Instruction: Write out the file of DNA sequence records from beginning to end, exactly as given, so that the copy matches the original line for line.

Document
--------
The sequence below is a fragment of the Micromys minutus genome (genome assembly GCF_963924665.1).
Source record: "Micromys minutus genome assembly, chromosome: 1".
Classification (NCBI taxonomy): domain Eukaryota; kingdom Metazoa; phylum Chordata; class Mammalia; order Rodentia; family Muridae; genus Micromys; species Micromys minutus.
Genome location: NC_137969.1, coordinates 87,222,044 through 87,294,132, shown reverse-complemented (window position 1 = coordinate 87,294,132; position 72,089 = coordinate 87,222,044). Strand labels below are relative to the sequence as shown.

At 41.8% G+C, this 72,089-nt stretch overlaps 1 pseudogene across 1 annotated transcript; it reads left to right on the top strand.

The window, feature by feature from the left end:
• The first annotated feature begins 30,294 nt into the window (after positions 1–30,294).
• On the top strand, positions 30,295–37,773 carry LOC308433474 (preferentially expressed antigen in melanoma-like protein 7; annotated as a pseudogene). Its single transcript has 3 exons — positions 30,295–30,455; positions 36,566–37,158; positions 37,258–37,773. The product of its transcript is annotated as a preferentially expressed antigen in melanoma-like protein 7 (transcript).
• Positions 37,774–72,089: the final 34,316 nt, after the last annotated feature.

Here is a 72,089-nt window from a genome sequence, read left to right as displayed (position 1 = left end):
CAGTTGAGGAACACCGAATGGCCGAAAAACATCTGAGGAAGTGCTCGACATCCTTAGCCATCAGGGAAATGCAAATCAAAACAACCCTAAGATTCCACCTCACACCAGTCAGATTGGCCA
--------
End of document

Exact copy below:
The sequence below is a fragment of the Micromys minutus genome (genome assembly GCF_963924665.1).
Source record: "Micromys minutus genome assembly, chromosome: 1".
Classification (NCBI taxonomy): domain Eukaryota; kingdom Metazoa; phylum Chordata; class Mammalia; order Rodentia; family Muridae; genus Micromys; species Micromys minutus.
Genome location: NC_137969.1, coordinates 87,222,044 through 87,294,132, shown reverse-complemented (window position 1 = coordinate 87,294,132; position 72,089 = coordinate 87,222,044). Strand labels below are relative to the sequence as shown.

At 41.8% G+C, this 72,089-nt stretch overlaps 1 pseudogene across 1 annotated transcript; it reads left to right on the top strand.

The window, feature by feature from the left end:
• The first annotated feature begins 30,294 nt into the window (after positions 1–30,294).
• On the top strand, positions 30,295–37,773 carry LOC308433474 (preferentially expressed antigen in melanoma-like protein 7; annotated as a pseudogene). Its single transcript has 3 exons — positions 30,295–30,455; positions 36,566–37,158; positions 37,258–37,773. The product of its transcript is annotated as a preferentially expressed antigen in melanoma-like protein 7 (transcript).
• Positions 37,774–72,089: the final 34,316 nt, after the last annotated feature.

Here is a 72,089-nt window from a genome sequence, read left to right as displayed (position 1 = left end):
CAGTTGAGGAACACCGAATGGCCGAAAAACATCTGAGGAAGTGCTCGACATCCTTAGCCATCAGGGAAATGCAAATCAAAACAACCCTAAGATTCCACCTCACACCAGTCAGATTGGCCA